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Health Care Reform: Patient Protection, Affordable Care Act and Implications for State Governments

Things we are thinking about now

On March 23, 2010, President Obama signed into law the Patient Protection and Affordable Care Act (PPACA). On March 30, 2010, he signed into law the Health Care and Education Reconciliation Act, which made a number of significant changes to the PPACA. And, these reforms will have sweeping implications for States.

We continue to work with our clients to explore the full range of Reform implications. However, in our view, State Governments should begin contemplating a number of key issues immediately:

  1. Rapid but Time-Limited Expansion of an Old Idea
    Temporary State High Risk Pools. State high-risk insurance pools — programs designed to cover individuals with preexisting conditions who are unable to purchase coverage on their own in the open market—are not a new idea. They have been around since Gerald Ford was in the White House. Thirty-four States operate high-risk pools today. However, fewer than 200,000 individuals are insured through those pools across those 34 states. The PPACA authorizes creation of a temporary high-risk pool program to bridge the gap between enactment of the bill and the effective date of the new individual health insurance exchanges on January 1, 2014. HHS will design the program, stand it up within 90 days of enactment, and may contract with States to administer the pools. Congress has authorized $5 billion for benefit and administrative funding needs. We think it is likely that HHS will seek to include interested States in program administration. Under this scenario, States should review HHS requirements, evaluate their interest in participating, and as appropriate, manage the transition from their existing programs to the new temporary program.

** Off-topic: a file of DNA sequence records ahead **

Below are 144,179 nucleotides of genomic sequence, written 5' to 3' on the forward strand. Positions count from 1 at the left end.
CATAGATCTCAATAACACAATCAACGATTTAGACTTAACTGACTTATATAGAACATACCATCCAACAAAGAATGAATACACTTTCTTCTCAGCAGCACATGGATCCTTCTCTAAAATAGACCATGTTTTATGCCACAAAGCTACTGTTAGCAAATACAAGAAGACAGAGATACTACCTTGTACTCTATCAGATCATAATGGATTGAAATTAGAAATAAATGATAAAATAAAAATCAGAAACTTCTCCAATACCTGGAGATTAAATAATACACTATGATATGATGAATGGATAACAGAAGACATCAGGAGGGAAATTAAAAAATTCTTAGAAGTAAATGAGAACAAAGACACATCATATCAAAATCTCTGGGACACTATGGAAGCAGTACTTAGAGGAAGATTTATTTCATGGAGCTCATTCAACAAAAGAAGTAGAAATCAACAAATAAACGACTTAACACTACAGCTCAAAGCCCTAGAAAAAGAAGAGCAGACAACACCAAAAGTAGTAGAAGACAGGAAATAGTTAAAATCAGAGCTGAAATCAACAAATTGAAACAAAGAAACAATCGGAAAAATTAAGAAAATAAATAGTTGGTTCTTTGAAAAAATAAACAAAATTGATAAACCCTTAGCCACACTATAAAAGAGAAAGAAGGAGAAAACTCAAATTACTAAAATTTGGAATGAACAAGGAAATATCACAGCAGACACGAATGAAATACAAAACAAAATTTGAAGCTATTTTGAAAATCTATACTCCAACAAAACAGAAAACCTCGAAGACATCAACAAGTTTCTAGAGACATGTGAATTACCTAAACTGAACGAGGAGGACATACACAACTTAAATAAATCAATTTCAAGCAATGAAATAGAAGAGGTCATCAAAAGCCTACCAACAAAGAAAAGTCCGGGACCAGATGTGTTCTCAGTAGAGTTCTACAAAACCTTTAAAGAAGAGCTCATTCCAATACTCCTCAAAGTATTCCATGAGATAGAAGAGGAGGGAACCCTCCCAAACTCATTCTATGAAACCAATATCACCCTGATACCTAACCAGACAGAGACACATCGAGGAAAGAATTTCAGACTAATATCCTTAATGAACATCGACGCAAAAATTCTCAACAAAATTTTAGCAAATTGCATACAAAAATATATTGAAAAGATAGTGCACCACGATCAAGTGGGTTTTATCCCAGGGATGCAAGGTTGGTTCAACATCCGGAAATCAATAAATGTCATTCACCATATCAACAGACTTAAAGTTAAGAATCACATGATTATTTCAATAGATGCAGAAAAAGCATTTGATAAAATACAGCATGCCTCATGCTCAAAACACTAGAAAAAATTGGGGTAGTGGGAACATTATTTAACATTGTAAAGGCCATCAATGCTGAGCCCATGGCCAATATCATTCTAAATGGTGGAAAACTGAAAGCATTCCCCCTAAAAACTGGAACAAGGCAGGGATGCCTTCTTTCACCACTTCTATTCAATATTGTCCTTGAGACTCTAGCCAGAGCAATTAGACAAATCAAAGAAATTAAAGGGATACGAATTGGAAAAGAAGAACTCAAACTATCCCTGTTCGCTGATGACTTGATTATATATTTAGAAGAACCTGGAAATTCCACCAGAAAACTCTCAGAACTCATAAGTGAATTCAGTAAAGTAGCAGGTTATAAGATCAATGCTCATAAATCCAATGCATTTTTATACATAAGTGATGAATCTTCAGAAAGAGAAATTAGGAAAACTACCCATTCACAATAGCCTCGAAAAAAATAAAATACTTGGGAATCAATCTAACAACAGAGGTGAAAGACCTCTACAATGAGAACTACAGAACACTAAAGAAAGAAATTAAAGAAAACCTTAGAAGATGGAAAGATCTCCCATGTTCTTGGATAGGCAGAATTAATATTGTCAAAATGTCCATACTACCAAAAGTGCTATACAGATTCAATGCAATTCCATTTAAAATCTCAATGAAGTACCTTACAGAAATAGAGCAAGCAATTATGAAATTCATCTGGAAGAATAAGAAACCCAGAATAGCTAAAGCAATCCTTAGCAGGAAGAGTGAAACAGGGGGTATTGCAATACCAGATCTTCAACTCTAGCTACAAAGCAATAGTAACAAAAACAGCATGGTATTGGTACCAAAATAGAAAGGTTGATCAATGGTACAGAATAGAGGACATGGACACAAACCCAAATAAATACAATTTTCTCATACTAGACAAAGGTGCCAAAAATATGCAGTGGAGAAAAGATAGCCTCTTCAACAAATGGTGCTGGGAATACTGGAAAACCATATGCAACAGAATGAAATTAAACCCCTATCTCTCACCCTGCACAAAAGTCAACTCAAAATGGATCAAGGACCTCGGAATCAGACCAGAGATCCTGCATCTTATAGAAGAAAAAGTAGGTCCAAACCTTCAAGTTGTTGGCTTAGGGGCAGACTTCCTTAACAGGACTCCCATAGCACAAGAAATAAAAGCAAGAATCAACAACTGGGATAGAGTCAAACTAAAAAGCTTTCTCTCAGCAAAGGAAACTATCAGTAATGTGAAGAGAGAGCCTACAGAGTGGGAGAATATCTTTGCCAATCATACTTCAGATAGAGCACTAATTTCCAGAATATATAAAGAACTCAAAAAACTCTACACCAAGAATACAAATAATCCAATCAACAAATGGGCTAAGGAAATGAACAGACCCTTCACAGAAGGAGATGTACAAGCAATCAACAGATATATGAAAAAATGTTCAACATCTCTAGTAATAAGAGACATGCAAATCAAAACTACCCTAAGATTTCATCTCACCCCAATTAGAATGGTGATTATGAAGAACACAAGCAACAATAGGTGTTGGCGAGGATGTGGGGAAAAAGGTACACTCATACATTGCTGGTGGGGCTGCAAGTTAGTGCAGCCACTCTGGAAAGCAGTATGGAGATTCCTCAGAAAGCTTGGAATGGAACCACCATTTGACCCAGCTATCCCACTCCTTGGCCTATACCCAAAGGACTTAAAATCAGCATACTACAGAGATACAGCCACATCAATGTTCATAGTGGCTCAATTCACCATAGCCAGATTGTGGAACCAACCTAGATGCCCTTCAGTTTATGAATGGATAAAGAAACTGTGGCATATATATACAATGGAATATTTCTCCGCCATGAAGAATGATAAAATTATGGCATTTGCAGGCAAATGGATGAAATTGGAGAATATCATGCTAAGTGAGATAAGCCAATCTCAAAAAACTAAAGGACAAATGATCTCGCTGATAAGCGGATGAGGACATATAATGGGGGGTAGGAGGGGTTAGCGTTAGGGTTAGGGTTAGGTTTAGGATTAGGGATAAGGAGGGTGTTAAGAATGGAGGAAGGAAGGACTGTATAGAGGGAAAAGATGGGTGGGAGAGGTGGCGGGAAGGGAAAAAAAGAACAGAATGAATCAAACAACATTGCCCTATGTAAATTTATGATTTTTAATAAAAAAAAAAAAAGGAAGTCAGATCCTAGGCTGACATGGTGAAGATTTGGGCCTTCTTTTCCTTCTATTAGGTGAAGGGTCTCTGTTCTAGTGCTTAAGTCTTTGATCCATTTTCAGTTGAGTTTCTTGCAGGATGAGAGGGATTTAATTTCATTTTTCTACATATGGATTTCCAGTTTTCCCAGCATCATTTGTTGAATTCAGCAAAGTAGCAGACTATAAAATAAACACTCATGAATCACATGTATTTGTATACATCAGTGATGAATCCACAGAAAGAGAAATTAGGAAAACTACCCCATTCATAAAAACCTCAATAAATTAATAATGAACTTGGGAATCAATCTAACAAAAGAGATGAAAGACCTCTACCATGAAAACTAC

2. If We Fund It, Will They Come? The Potential Role of CO-OP Plans.
    Congress is providing $6 billion in federal funding to introduce a new creature in the health insurance ecosystem: Consumer Operated and Oriented Plans (CO-OPs). As envisioned in PPACA, CO-OPs will be new, non-profit, member-run health insurance companies in all 50 States and the District of Columbia. While there are examples of similar plans in certain markets today, we think that the combination of Federal funding and new HHS rules will help to make these CO-OPs unique. This raises the question of whether market conditions and substantial Federal seed money could drive the creation of important new health plan competitors in some State and local markets. Our early thinking is that CO-OPs appear unlikely to become formidable and impactful players in most major US insurance markets. But with the impetus of Federal funding and State/local stakeholder encouragement, CO-OPs could be important new competitors in select States and markets. States will need to evaluate the competitiveness and dynamics of their insurance markets—and decide whether the new CO-OP authority and funding offers promise for improving their State health insurance marketplace.

  3. Moving From Concept to Reality: Implementation of American Health Benefit Exchanges.